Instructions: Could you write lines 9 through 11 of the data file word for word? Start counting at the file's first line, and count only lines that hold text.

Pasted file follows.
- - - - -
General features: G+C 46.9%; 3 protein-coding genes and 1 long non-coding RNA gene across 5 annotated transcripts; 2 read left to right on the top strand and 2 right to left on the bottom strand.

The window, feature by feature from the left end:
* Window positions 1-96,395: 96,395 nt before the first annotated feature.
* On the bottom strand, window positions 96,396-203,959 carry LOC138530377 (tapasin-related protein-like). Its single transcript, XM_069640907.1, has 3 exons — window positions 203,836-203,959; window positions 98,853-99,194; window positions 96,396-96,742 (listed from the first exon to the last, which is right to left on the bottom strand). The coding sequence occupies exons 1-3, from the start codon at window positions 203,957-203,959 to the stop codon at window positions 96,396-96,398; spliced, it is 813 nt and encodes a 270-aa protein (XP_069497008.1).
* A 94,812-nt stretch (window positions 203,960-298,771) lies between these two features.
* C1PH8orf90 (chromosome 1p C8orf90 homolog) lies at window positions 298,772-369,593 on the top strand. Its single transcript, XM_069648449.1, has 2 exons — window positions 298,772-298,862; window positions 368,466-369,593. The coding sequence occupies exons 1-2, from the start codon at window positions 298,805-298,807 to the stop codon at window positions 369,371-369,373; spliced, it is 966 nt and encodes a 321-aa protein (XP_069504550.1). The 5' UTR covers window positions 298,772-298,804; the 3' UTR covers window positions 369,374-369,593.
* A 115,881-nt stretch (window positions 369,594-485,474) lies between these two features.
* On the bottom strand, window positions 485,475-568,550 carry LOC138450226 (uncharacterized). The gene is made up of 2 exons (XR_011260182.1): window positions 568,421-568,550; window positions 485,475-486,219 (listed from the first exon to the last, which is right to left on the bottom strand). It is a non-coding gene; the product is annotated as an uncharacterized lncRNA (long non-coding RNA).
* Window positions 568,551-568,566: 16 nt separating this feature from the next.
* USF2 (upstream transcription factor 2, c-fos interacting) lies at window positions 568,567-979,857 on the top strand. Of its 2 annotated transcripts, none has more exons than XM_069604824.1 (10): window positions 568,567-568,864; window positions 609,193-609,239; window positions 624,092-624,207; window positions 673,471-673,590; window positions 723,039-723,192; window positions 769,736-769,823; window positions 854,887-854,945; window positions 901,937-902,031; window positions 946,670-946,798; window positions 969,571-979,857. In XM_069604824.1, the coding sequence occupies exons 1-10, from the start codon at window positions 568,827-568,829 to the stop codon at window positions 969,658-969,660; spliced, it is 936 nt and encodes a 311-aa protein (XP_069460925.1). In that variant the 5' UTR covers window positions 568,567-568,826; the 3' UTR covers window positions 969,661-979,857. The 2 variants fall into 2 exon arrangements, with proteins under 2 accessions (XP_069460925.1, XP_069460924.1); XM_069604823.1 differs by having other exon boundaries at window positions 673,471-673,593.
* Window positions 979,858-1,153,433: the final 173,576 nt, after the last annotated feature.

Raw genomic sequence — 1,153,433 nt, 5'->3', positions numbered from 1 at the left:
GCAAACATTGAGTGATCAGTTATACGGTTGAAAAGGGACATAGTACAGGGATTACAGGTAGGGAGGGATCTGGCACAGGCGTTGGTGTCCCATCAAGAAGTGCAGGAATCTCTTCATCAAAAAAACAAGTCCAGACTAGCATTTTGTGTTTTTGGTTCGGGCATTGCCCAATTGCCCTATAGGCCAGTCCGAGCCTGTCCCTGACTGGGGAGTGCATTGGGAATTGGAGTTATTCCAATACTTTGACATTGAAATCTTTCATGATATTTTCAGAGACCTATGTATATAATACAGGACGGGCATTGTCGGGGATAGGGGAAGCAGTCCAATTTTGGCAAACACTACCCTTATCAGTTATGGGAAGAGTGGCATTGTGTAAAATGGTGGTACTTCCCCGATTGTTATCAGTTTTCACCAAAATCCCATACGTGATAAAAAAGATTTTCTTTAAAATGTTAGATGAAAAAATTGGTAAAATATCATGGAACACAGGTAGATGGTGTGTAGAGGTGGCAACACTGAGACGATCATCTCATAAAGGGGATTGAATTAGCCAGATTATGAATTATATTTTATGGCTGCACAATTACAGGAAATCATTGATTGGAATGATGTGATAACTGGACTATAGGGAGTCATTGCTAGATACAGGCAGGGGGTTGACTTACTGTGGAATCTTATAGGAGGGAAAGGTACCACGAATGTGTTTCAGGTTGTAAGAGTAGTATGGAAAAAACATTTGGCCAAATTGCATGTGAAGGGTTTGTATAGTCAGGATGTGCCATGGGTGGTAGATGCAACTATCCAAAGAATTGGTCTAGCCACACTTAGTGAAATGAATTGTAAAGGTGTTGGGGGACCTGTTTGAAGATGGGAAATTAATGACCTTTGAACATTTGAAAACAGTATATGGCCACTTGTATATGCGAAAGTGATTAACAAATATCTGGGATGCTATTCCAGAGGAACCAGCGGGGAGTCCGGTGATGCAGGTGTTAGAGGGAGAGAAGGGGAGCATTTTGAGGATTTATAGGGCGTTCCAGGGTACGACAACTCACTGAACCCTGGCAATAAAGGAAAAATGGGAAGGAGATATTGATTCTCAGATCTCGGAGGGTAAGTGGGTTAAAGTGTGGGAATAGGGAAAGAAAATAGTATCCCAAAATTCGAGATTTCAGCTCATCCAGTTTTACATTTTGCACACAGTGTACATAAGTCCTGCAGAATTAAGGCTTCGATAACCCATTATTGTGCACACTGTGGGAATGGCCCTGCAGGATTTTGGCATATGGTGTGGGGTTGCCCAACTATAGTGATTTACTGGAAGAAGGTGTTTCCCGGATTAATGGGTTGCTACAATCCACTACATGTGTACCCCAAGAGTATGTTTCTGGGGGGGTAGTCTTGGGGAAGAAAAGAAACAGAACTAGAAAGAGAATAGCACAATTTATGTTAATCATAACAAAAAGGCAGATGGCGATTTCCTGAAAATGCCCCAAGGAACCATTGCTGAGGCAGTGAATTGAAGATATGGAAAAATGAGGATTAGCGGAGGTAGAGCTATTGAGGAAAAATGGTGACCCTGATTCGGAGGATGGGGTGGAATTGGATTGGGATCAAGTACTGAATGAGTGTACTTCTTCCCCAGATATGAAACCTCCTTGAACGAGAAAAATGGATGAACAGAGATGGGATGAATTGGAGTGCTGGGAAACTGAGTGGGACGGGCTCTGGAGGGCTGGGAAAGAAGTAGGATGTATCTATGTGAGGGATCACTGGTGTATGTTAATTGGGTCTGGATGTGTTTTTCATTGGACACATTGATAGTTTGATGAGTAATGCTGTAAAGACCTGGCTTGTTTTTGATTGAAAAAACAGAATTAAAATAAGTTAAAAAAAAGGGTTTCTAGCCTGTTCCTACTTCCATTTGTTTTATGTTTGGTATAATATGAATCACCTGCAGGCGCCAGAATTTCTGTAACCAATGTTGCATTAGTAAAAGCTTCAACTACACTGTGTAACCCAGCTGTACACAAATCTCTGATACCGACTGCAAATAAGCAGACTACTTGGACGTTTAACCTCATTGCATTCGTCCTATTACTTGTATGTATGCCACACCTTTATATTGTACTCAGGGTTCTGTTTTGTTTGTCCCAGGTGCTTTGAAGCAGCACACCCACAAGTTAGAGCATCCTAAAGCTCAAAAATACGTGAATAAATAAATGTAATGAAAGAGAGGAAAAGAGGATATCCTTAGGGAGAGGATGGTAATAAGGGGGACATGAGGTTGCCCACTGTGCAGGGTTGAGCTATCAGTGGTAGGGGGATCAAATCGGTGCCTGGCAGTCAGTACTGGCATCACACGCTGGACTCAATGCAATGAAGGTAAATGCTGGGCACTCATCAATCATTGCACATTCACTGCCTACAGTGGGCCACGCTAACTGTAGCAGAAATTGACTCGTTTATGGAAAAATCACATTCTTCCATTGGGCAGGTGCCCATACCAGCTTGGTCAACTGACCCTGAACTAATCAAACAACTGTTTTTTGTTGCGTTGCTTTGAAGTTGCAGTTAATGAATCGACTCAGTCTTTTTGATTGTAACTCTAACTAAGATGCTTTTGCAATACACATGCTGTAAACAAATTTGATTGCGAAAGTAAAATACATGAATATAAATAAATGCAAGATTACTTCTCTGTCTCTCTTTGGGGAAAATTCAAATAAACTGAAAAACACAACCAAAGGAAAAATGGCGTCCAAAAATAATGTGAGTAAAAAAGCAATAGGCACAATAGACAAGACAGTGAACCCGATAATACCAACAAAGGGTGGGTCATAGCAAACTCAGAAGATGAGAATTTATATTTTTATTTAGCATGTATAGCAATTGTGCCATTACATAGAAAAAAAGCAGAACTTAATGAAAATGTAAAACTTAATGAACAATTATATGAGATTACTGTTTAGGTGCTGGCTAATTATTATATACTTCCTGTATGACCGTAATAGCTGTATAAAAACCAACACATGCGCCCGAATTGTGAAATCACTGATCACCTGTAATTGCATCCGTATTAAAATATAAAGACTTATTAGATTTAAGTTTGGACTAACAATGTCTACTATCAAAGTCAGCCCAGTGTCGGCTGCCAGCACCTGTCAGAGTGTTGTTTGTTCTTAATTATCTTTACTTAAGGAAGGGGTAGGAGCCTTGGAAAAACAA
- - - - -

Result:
* Window positions 568,551-568,566: 16 nt separating this feature from the next.
* USF2 (upstream transcription factor 2, c-fos interacting) lies at window positions 568,567-979,857 on the top strand. Of its 2 annotated transcripts, none has more exons than XM_069604824.1 (10): window positions 568,567-568,864; window positions 609,193-609,239; window positions 624,092-624,207; window positions 673,471-673,590; window positions 723,039-723,192; window positions 769,736-769,823; window positions 854,887-854,945; window positions 901,937-902,031; window positions 946,670-946,798; window positions 969,571-979,857. In XM_069604824.1, the coding sequence occupies exons 1-10, from the start codon at window positions 568,827-568,829 to the stop codon at window positions 969,658-969,660; spliced, it is 936 nt and encodes a 311-aa protein (XP_069460925.1). In that variant the 5' UTR covers window positions 568,567-568,826; the 3' UTR covers window positions 969,661-979,857. The 2 variants fall into 2 exon arrangements, with proteins under 2 accessions (XP_069460925.1, XP_069460924.1); XM_069604823.1 differs by having other exon boundaries at window positions 673,471-673,593.
* Window positions 979,858-1,153,433: the final 173,576 nt, after the last annotated feature.